And last, back up your claim that hundreds of SPETZNAZ die each year from Sambo.

            General Jacke, guess what, our guys already practice room clearing, and if you can point out ONE instance where a bayonet might have helped, link it. You don't have room for bayonets in the stack, and the length of the bayonet only gets in the way. Of the few instances recorded where hand to hand combat has been used, it was used as intended, to buy time until others could arrive with heavy firepower.

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            • #21
              OK, you may not need a bayonet, but perhaps a good knife on the vest may be a good idea?

              Also something I learnt recently - use your body armour. Head butt the guy with your kevlar helmet. Chest bump him with your front ceramic plate. Use your bulk to push a lighter opponent around. Definitely not as aesthetically pleasing as martial art moves of course, but certainly simple to learn and takes advantage of what you have.

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              • #22
                When I was in college I took Tae Kwon Do for a year because they did not offer Karate, which I had been taking as a kid. The head instructor, Master Choi, was probably in his 70's at the time. I can't really vouch for the veracity of the story, but the senior students told me that he was a soldier in the Korean War and he and two other men were captured by the North Koreans. Their hands were tied and one of the men was executed. Master Choi and the other man decided to fight, kicked their way out, jumped into a river and swam to safety with their hands tied.

                It certainly made for a heckuva story and Master Choi could still kick butt in his 70's.

                As an aside, my karate style (block or dodge, then reverse punch) made for some interesting sparring matches against the big axe and roundhouse kicks of TKD. There was a Korean girl who was both my nemesis and friend. Every week, she, then I was in the infirmary with some injury, but then we'd have pizza after. Once, we were both out, me on crutches from a knee kick and she with a big wrap around her jaw from my reverse punch, both at the same time.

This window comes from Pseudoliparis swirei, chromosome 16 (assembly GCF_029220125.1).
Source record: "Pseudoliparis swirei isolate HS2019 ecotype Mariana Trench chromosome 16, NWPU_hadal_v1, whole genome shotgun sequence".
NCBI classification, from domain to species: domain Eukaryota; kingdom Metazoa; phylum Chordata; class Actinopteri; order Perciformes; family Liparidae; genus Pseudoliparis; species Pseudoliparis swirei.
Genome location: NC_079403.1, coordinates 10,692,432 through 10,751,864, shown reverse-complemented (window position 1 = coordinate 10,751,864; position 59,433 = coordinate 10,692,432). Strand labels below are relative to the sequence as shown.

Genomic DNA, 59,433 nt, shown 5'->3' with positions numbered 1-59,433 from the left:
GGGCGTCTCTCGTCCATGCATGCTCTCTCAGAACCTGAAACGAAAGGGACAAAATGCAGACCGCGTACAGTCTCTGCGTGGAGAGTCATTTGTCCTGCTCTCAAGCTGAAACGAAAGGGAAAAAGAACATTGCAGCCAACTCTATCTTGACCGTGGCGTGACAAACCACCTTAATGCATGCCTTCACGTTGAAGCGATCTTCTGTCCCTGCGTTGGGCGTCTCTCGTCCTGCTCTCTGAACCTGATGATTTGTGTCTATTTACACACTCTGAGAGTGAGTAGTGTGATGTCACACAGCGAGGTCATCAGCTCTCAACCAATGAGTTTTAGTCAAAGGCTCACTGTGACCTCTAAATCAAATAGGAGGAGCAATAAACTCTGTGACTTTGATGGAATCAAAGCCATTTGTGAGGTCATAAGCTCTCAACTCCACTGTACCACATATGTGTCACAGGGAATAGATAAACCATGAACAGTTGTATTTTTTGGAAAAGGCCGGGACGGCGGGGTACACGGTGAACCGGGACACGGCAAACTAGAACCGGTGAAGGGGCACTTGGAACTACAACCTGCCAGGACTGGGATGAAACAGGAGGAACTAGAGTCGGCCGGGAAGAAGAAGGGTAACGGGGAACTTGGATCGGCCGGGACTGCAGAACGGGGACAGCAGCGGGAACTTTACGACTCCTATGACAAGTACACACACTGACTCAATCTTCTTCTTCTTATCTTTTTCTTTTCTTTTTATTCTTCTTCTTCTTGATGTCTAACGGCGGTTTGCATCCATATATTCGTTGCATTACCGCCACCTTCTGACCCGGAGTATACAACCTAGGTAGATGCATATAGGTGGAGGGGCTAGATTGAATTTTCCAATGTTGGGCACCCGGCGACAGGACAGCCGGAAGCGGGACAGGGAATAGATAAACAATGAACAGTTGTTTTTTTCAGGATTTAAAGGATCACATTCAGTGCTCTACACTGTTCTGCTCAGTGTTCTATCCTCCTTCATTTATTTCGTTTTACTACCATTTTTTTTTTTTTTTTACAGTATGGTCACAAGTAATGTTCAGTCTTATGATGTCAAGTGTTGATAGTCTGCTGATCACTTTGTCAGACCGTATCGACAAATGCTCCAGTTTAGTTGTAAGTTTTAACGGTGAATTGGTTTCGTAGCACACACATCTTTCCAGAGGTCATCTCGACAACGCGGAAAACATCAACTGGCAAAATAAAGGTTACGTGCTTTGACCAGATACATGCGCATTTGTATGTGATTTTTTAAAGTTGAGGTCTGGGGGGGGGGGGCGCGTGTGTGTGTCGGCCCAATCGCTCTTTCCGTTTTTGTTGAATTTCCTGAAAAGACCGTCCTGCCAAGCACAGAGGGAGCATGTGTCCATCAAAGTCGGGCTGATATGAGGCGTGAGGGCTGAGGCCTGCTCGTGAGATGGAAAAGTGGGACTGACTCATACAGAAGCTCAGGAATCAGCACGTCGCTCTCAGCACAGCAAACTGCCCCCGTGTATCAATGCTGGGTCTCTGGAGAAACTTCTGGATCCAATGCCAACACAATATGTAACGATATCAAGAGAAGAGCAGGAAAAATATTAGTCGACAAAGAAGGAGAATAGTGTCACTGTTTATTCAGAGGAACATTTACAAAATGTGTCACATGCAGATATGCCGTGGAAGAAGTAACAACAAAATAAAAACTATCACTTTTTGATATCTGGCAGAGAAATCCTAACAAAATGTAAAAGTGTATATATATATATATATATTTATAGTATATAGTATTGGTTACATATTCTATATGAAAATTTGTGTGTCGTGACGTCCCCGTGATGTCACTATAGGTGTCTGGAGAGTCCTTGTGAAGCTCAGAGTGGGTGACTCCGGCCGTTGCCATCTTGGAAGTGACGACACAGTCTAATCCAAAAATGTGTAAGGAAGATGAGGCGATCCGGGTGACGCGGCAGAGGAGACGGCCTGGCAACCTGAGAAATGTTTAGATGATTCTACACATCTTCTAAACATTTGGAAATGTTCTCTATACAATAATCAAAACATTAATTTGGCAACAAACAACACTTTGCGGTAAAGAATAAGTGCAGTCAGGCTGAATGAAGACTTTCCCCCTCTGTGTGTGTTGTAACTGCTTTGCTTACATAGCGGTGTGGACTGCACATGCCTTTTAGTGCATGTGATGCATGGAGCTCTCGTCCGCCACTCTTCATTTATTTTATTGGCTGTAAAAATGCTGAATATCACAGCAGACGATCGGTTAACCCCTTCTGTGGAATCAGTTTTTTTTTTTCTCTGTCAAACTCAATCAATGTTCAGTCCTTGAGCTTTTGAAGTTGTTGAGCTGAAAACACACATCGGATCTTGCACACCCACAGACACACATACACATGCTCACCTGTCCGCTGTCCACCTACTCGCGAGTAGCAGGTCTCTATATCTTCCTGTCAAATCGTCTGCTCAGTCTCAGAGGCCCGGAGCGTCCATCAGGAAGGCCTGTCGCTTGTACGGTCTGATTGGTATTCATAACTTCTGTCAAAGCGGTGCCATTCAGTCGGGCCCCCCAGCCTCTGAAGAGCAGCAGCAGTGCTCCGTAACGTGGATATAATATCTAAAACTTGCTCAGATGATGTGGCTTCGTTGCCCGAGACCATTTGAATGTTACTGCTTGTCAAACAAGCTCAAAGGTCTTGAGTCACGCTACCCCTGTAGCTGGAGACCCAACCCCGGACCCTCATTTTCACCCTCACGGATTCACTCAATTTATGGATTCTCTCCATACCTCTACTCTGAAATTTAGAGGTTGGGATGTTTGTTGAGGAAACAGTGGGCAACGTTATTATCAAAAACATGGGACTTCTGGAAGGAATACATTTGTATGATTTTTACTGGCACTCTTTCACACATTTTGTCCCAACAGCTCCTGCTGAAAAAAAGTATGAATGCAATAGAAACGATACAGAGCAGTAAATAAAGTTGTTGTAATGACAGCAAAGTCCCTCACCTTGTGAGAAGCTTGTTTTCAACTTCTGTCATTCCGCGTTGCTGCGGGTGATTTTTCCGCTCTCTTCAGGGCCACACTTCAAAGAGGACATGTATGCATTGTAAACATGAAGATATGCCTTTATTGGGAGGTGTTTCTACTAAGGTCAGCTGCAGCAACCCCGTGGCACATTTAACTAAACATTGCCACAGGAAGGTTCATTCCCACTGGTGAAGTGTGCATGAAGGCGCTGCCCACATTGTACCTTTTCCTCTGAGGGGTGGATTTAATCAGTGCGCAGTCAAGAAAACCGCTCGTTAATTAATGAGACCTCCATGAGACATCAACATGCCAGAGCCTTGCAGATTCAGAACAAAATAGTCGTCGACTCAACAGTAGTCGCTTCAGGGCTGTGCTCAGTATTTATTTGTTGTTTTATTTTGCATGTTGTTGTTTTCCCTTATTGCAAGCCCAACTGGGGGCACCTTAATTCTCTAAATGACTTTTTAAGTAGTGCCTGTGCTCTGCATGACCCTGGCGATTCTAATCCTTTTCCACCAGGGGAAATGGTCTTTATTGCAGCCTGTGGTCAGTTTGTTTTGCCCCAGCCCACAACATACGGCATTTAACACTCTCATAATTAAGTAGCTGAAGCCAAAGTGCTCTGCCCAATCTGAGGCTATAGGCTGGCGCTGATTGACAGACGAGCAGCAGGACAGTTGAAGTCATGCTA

TTFN

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                • #23
                  Originally posted by General_Jacke View Post
                  the problem is not having to remember the system you're taught, because if you're trying to remember what you learned to do in each situation you've already been killed, drilling the same things over and over and over again to gain muscle memory so you don't have to think about what you're doing, and with TMA (traditional martial arts) it takes so long now for people to pick them up because they aren't 50% of the practitioner's life like they would have been for the soldiers of the era when they were developed.

                  i've been training goju karate for almost a decade now, there are plenty of techniques that i am unable to use full speed (see sensei rod didn't say can't) because there is more to them and i haven't had the movements drilled into muscle memory yet, however there are still plenty of techniques that are obviously from training that a brawler wouldn't do that i use full speed.

                  when sparring i don't know what i'm doing however, i don't black out, my body reacts appropriately, and then i am able to remember what i did when afterwards.

                  any way point is yes militaries could teach TMAs and have effective soldiers if they decided that say all training one day a week would be dedicated to training that art, and that regimen was kept up from basic to drills on base when deployed, but since the government doesn't want to do that there's where the problem arises.
                  You do make a good point in that some of the TMA's have long learning curves. I took Aikido for many years and, at first, you're really more of a danger to yourself. However, I would recommend that no one ever mess with an old Japanese man with a stick though.

                  I think what you're describing is the Budo concept of Mushin, or no mind. No so much not knowing what you are doing, but not having to think about it and having an unfettered mind. I am getting to the point in my kendo practice to where I can stand five to six attacks and parries with my sensei without a hit landing and not having any conscious thought about it. Part of this is known as enzan no metsuke or unfocusing my eyes/looking through the opponent so as not to be distracted by feints or flashy movements. You also start to see the bigger picture too and tactics like distance, timing, angle, tempo all begin to flow more naturally.

                  My organization hosts a twice a month Krav Maga training of which I try to go at least once a month. It's good basic stuff with "personal weapons" training, punch, elbow, knee, mounting the guard, avoiding a takedown, weapon retention and takeaway. Nothing fancy.
                  Last edited by Kendoka Girl; 01 Dec 10, 16:42.